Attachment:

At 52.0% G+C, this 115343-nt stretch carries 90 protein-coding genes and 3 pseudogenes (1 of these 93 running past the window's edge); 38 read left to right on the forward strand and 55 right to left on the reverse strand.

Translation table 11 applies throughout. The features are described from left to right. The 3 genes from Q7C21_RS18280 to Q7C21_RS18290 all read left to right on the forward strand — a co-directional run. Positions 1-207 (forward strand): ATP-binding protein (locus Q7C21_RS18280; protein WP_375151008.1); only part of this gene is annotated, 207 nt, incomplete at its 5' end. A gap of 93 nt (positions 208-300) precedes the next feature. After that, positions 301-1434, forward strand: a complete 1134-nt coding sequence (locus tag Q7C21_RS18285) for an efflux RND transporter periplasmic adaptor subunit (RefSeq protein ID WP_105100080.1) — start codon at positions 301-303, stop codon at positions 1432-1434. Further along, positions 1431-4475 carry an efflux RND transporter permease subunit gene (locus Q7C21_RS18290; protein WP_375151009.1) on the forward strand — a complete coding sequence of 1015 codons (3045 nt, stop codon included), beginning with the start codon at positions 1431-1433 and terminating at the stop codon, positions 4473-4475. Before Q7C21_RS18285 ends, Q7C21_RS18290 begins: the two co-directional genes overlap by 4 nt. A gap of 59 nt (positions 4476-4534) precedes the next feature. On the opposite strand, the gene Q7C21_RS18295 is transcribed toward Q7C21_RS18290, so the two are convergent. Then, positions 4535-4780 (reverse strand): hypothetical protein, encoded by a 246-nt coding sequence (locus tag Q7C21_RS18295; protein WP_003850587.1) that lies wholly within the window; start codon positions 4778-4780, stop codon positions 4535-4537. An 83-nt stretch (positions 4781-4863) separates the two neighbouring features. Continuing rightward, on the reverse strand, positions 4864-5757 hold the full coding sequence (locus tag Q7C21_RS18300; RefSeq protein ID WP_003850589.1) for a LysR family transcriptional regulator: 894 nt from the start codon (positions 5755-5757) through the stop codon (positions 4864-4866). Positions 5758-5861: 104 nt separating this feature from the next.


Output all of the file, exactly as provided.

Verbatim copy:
At 52.0% G+C, this 115343-nt stretch carries 90 protein-coding genes and 3 pseudogenes (1 of these 93 running past the window's edge); 38 read left to right on the forward strand and 55 right to left on the reverse strand.

Translation table 11 applies throughout. The features are described from left to right. The 3 genes from Q7C21_RS18280 to Q7C21_RS18290 all read left to right on the forward strand — a co-directional run. Positions 1-207 (forward strand): ATP-binding protein (locus Q7C21_RS18280; protein WP_375151008.1); only part of this gene is annotated, 207 nt, incomplete at its 5' end. A gap of 93 nt (positions 208-300) precedes the next feature. After that, positions 301-1434, forward strand: a complete 1134-nt coding sequence (locus tag Q7C21_RS18285) for an efflux RND transporter periplasmic adaptor subunit (RefSeq protein ID WP_105100080.1) — start codon at positions 301-303, stop codon at positions 1432-1434. Further along, positions 1431-4475 carry an efflux RND transporter permease subunit gene (locus Q7C21_RS18290; protein WP_375151009.1) on the forward strand — a complete coding sequence of 1015 codons (3045 nt, stop codon included), beginning with the start codon at positions 1431-1433 and terminating at the stop codon, positions 4473-4475. Before Q7C21_RS18285 ends, Q7C21_RS18290 begins: the two co-directional genes overlap by 4 nt. A gap of 59 nt (positions 4476-4534) precedes the next feature. On the opposite strand, the gene Q7C21_RS18295 is transcribed toward Q7C21_RS18290, so the two are convergent. Then, positions 4535-4780 (reverse strand): hypothetical protein, encoded by a 246-nt coding sequence (locus tag Q7C21_RS18295; protein WP_003850587.1) that lies wholly within the window; start codon positions 4778-4780, stop codon positions 4535-4537. An 83-nt stretch (positions 4781-4863) separates the two neighbouring features. Continuing rightward, on the reverse strand, positions 4864-5757 hold the full coding sequence (locus tag Q7C21_RS18300; RefSeq protein ID WP_003850589.1) for a LysR family transcriptional regulator: 894 nt from the start codon (positions 5755-5757) through the stop codon (positions 4864-4866). Positions 5758-5861: 104 nt separating this feature from the next.